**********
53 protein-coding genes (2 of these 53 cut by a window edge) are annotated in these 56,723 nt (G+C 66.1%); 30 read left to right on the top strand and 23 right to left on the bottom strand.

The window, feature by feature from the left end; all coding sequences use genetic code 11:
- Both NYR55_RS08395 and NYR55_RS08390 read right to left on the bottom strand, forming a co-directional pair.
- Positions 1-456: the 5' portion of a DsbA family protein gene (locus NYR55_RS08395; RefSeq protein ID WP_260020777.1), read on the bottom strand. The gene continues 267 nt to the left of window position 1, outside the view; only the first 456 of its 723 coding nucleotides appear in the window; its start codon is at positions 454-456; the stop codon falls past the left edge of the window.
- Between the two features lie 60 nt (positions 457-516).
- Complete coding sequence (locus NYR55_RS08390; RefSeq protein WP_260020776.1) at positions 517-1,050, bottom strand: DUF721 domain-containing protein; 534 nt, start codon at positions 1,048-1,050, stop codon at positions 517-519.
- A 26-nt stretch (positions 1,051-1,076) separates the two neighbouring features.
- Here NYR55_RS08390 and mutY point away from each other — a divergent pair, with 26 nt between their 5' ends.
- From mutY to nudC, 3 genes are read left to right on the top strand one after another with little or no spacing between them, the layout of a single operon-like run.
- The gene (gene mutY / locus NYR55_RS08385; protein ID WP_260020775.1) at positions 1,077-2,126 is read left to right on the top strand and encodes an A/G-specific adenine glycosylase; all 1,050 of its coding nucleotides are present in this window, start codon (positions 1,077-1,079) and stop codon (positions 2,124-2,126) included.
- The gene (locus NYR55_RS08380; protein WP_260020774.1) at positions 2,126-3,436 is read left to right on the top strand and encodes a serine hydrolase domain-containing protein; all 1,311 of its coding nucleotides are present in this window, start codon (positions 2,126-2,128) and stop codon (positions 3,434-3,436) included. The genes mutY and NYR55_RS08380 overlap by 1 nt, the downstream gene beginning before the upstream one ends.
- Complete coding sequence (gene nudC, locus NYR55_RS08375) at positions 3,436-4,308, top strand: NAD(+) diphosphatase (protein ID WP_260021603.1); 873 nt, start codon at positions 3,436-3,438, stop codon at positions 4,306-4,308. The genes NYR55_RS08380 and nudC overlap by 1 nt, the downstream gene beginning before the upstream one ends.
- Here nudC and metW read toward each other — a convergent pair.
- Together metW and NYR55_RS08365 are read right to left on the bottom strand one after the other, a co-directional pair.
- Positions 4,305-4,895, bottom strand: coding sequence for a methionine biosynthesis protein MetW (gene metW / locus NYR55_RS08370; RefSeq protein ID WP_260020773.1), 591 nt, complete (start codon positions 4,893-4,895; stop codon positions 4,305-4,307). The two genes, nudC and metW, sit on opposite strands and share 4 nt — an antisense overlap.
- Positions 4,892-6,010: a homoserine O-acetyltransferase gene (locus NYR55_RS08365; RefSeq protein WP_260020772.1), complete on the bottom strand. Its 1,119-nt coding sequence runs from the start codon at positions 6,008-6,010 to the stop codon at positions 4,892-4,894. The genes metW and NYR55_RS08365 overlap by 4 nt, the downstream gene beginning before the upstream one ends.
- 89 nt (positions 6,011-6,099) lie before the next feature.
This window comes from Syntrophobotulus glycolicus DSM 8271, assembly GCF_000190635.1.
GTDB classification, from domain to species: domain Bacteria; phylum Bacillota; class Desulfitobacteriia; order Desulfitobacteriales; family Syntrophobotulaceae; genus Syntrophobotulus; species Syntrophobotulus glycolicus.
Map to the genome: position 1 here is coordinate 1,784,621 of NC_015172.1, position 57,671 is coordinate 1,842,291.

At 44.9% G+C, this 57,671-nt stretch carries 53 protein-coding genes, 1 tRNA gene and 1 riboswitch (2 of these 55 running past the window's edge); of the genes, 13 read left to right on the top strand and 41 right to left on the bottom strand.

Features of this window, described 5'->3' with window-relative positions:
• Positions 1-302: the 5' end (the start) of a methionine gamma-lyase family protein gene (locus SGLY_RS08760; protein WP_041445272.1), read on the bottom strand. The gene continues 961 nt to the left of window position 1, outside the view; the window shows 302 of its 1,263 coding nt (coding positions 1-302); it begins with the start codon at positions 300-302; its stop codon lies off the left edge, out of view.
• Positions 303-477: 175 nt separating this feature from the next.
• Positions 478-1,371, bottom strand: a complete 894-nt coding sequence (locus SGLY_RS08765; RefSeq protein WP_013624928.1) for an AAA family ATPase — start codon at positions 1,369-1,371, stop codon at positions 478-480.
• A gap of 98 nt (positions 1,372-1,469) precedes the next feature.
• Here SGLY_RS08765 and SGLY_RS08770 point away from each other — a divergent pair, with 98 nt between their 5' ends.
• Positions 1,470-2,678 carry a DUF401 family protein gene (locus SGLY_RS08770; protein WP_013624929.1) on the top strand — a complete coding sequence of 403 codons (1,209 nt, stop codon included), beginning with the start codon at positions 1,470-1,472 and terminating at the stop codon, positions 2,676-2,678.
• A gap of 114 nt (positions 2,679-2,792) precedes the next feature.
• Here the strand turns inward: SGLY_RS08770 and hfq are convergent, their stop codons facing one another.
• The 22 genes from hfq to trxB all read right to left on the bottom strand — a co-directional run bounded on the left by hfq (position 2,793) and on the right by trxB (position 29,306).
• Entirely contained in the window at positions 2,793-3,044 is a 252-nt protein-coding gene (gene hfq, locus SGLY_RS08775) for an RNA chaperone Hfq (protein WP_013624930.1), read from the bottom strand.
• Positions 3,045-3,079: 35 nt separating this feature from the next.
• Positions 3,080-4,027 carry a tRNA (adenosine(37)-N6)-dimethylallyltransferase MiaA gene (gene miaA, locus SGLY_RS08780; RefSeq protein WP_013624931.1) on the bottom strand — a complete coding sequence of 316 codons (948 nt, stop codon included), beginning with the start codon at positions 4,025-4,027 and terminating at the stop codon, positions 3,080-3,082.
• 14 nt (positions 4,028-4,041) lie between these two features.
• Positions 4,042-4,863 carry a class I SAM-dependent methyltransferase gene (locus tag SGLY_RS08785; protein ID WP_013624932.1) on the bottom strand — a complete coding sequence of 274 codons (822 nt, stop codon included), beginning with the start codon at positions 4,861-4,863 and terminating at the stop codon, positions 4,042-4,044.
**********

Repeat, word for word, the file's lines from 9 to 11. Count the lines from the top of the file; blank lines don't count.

- From mutY to nudC, 3 genes are read left to right on the top strand one after another with little or no spacing between them, the layout of a single operon-like run.
- The gene (gene mutY / locus NYR55_RS08385; protein ID WP_260020775.1) at positions 1,077-2,126 is read left to right on the top strand and encodes an A/G-specific adenine glycosylase; all 1,050 of its coding nucleotides are present in this window, start codon (positions 1,077-1,079) and stop codon (positions 2,124-2,126) included.
- The gene (locus NYR55_RS08380; protein WP_260020774.1) at positions 2,126-3,436 is read left to right on the top strand and encodes a serine hydrolase domain-containing protein; all 1,311 of its coding nucleotides are present in this window, start codon (positions 2,126-2,128) and stop codon (positions 3,434-3,436) included. The genes mutY and NYR55_RS08380 overlap by 1 nt, the downstream gene beginning before the upstream one ends.